As Reading the World wrapped up over the weekend, it's worth celebrating the top-notch titles promoted by publishers and independent booksellers across the U.S. Surely the larger thrust of the campaign–“don't let borders limit the vitality of your reading”–is a critical one in a time when Words Without Borders reports that 50 percent of all the books currently published in translation worldwide are being translated from English, while a mere 6 percent are translated into English. And even that miniscule number is inflated by instruction manuals and other nonliterary material.
And yet, even Reading the World's exciting project is lacking. Of the 40 titles hand-picked for the campaign, only 12 are written or edited by women.
The 70/30 gender split is, sadly, a generous one, compared to lists and articles by other translation advocates,I detailed in a recent article for Women's eNews, but what it comes to is this: while the gender gap certainly is rooted in who does and doesn't get published, translation advocates must be vigilant about not exacerbating the the near-erasure of women's voices around the world.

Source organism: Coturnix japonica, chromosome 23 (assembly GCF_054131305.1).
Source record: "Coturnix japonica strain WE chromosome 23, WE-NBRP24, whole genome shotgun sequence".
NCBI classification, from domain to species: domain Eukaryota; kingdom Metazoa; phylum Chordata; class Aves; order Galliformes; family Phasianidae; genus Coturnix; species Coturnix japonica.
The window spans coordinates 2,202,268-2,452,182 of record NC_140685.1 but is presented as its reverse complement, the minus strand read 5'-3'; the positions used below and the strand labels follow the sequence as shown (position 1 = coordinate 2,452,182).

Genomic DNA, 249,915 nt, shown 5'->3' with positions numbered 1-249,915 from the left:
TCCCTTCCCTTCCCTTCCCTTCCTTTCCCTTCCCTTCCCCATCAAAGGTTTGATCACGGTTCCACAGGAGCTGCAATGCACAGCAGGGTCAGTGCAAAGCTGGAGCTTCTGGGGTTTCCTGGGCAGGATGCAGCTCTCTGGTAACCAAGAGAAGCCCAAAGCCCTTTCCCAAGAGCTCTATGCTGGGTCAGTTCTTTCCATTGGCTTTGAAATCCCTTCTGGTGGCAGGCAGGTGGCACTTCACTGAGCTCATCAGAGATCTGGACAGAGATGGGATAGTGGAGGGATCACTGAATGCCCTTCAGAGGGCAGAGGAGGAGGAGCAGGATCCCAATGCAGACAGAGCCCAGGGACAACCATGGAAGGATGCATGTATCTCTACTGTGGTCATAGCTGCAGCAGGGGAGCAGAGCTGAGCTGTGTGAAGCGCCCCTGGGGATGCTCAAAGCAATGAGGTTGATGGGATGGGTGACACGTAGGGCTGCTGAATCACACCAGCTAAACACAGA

Reading the World emphasizes the joy of meeting “a variety of cultures and ideas found outside our borders—ideas and cultures that we must have access to in order to understand our world.” As we keep our eye on that prize, let's not accept the half-truths and partial understanding that is neccessarily the result of tacking on writing by women in hardly more than a token level. We'd all be at a loss.–Anna Clark